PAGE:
Here's one way Michigan miscalculates high school graduation rates

Ben DeGrow, Remy MacDonald and Jessica Shopoff, Mackinac Center for Public Policy

Most people understand the advantages of earning a high school diploma. But the way Michigan and most states measure how many students graduate can mislead people about how well a particular school is doing to help students meet this goal.

As a result, schools can be punished despite helping someone like Julia Hewitt learn and succeed. Due to health issues, Julia fell behind in earning high school credits. As she said, “I had missed nearly all of my freshman year and was no longer on track to graduate with the rest of my class. The public school I attended was ultimately not able to meet my needs, so I started exploring other options.”

Julia turned to Insight School of Michigan, an online charter school. Despite lacking enough credits to graduate with her cohort in 2017, Julia persisted. She tested out of several courses and worked hard to make up her missing credits. Earlier this year, she walked across the stage as an Insight graduate, with plans to attend college and pursue her love of filmmaking.

High schools are usually judged by their four-year cohort graduation rates. Groups like the union-funded National Education Policy Center have used the data to attack online charter schools for having a poor record. Yet this measurement unfairly gauges the record of schools that take in many students who need a second chance.

The four-year cohort graduation rate is calculated by tracking each group of incoming ninth-grade students and determining what percentage of them graduate from high school four years later. The last school to enroll the student is the only one for which the student counts as either a graduate or a dropout.

Another metric used by education officials, however, is key to understanding the problem: school mobility rates. In Michigan, a mobile student is defined as one who was enrolled in a school during the fall count day but not for the whole year. A school serving many students who are not enrolled all year has a high mobility rate.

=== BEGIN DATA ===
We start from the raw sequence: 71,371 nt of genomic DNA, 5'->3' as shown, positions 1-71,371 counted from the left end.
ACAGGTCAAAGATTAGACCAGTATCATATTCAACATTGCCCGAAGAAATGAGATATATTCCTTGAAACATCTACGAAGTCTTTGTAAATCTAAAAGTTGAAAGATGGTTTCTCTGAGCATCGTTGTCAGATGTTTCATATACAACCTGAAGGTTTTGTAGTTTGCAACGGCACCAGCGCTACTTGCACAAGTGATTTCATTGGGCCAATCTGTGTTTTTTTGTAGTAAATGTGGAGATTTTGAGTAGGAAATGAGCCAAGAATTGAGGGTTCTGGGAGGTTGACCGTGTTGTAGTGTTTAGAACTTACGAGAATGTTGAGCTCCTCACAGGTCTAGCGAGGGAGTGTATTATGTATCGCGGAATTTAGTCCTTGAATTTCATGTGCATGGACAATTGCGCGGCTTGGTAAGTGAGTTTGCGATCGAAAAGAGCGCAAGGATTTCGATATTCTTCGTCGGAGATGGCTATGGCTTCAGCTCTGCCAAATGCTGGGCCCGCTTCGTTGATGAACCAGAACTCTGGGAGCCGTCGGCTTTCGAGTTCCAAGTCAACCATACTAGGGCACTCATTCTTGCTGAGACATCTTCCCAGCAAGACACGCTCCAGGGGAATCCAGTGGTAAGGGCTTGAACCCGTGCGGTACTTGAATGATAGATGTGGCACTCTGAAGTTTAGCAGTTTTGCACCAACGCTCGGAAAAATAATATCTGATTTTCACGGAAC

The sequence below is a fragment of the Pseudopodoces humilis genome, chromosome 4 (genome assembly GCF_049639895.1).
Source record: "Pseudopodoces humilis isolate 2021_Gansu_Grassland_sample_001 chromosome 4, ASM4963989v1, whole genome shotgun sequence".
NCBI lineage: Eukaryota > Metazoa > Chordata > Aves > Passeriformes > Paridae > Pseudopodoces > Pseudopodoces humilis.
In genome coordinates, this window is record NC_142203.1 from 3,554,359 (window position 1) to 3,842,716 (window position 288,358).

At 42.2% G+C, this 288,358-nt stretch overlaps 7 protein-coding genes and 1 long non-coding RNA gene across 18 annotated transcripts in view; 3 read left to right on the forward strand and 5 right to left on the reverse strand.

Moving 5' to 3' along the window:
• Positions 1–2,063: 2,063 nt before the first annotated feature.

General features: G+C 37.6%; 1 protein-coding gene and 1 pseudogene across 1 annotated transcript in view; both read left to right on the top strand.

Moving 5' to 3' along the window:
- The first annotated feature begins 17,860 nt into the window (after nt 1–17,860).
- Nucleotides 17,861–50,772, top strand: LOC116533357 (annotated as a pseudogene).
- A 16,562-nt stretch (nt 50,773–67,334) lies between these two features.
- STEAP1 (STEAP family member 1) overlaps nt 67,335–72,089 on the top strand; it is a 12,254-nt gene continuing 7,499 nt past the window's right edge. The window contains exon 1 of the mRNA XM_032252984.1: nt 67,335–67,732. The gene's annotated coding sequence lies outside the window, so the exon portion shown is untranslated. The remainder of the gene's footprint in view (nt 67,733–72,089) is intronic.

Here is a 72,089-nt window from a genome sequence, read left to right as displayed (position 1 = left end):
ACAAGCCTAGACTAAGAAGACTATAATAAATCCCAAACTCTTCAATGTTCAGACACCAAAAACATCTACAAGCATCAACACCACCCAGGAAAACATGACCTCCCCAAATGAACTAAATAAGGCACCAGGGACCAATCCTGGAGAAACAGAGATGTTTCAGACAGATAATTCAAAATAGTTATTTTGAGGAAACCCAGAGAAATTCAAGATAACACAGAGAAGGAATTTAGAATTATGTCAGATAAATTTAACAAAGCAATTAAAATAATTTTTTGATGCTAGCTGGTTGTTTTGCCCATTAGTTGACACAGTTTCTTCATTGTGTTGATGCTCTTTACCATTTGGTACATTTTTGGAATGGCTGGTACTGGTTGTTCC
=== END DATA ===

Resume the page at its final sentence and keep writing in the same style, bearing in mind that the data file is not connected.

That kind of school is more likely to have a low four-year cohort graduation rate. This is true not only because many students move into the cohort throughout the year, but also because many of these students arrive off the pace needed to graduate on time.

A student who starts out behind at a new school is far less likely to graduate on time. Julia’s original high school, where she fell behind in credits, avoided any official blame. But Insight, where she made progress every year and ultimately graduated, was penalized because she did not finish in four years. Thus, a high school serving hundreds of students in Julia’s situation automatically looks like it’s failing.

A statistical analysis of all Michigan high schools in 2016-17 confirms that a school with a high mobility rate is significantly more likely to have a lower graduation rate. Our state falls short of providing a true picture of a school’s graduation success. That’s because the official measurement is as likely to show how many students transfer in late as it is to depict how well the school helps students gain ground. This problem is not isolated to Michigan. It exists in several states, including New Jersey, Oregon and Ohio.

Michigan can do several things to change its faulty measurements. First, calculate the “on time” graduation rate only for students who remain enrolled in the same school from grades 9 through 12. Second, split the penalty for dropping out among the different schools that mobile students have attended, and do so on a proportional basis.

Finally, encourage high schools to help students succeed by creating an alternative metric that looks each year at the share of high school students who have completed enough credits to be on track for a diploma. Instead of measuring graduation success in only year four, report and hold schools accountable for student progress toward graduation each year.

It’s important to fairly and accurately measure how well schools get their students to graduate, regardless of where those students begin or end their high school career. An honest picture of performance can only lead to policies that help young people like Julia succeed.


Remy MacDonald is a data analysis intern for the academic policy team at K12, Inc. Jessica Shopoff is the accountability specialist for the same team. Ben DeGrow is the director of education policy at the Mackinac Center for Public Policy, a research and educational institute headquartered in Midland, Michigan.